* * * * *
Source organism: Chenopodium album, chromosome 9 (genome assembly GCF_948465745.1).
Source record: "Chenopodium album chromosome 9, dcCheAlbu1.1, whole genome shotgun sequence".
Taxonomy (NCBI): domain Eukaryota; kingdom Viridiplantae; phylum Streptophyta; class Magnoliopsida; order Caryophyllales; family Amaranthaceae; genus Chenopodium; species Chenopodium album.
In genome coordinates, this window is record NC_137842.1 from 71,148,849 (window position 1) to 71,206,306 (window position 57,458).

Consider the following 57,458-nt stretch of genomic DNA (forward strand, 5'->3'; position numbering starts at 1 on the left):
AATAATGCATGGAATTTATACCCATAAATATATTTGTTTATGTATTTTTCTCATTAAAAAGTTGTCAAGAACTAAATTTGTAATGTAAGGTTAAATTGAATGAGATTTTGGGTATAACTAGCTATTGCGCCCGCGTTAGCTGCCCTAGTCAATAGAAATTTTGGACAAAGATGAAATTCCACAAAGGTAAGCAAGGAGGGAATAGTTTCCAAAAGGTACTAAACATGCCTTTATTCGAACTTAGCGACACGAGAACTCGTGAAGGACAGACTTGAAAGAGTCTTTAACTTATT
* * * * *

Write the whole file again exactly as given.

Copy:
Source organism: Chenopodium album, chromosome 9 (genome assembly GCF_948465745.1).
Source record: "Chenopodium album chromosome 9, dcCheAlbu1.1, whole genome shotgun sequence".
Taxonomy (NCBI): domain Eukaryota; kingdom Viridiplantae; phylum Streptophyta; class Magnoliopsida; order Caryophyllales; family Amaranthaceae; genus Chenopodium; species Chenopodium album.
In genome coordinates, this window is record NC_137842.1 from 71,148,849 (window position 1) to 71,206,306 (window position 57,458).

Consider the following 57,458-nt stretch of genomic DNA (forward strand, 5'->3'; position numbering starts at 1 on the left):
AATAATGCATGGAATTTATACCCATAAATATATTTGTTTATGTATTTTTCTCATTAAAAAGTTGTCAAGAACTAAATTTGTAATGTAAGGTTAAATTGAATGAGATTTTGGGTATAACTAGCTATTGCGCCCGCGTTAGCTGCCCTAGTCAATAGAAATTTTGGACAAAGATGAAATTCCACAAAGGTAAGCAAGGAGGGAATAGTTTCCAAAAGGTACTAAACATGCCTTTATTCGAACTTAGCGACACGAGAACTCGTGAAGGACAGACTTGAAAGAGTCTTTAACTTATT